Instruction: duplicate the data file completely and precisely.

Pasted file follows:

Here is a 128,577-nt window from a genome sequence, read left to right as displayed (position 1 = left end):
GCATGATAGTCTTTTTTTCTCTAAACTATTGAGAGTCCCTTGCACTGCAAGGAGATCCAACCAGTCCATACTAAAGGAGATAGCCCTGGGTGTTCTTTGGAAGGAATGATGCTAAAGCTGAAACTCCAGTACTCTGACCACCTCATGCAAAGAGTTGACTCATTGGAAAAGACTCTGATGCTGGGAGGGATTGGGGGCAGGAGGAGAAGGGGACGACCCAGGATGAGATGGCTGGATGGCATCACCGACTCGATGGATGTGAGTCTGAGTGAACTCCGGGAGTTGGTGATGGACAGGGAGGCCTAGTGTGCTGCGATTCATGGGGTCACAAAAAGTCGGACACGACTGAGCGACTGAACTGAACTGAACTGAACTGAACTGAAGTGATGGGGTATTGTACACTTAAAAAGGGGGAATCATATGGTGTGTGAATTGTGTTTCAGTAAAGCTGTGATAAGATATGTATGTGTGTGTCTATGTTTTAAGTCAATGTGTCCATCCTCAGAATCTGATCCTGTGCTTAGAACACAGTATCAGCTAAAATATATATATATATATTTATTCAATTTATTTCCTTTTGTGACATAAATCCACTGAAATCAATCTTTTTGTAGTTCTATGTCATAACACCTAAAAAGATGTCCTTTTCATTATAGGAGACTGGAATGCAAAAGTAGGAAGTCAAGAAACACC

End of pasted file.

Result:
Here is a 128,577-nt window from a genome sequence, read left to right as displayed (position 1 = left end):
GCATGATAGTCTTTTTTTCTCTAAACTATTGAGAGTCCCTTGCACTGCAAGGAGATCCAACCAGTCCATACTAAAGGAGATAGCCCTGGGTGTTCTTTGGAAGGAATGATGCTAAAGCTGAAACTCCAGTACTCTGACCACCTCATGCAAAGAGTTGACTCATTGGAAAAGACTCTGATGCTGGGAGGGATTGGGGGCAGGAGGAGAAGGGGACGACCCAGGATGAGATGGCTGGATGGCATCACCGACTCGATGGATGTGAGTCTGAGTGAACTCCGGGAGTTGGTGATGGACAGGGAGGCCTAGTGTGCTGCGATTCATGGGGTCACAAAAAGTCGGACACGACTGAGCGACTGAACTGAACTGAACTGAACTGAACTGAAGTGATGGGGTATTGTACACTTAAAAAGGGGGAATCATATGGTGTGTGAATTGTGTTTCAGTAAAGCTGTGATAAGATATGTATGTGTGTGTCTATGTTTTAAGTCAATGTGTCCATCCTCAGAATCTGATCCTGTGCTTAGAACACAGTATCAGCTAAAATATATATATATATATTTATTCAATTTATTTCCTTTTGTGACATAAATCCACTGAAATCAATCTTTTTGTAGTTCTATGTCATAACACCTAAAAAGATGTCCTTTTCATTATAGGAGACTGGAATGCAAAAGTAGGAAGTCAAGAAACACC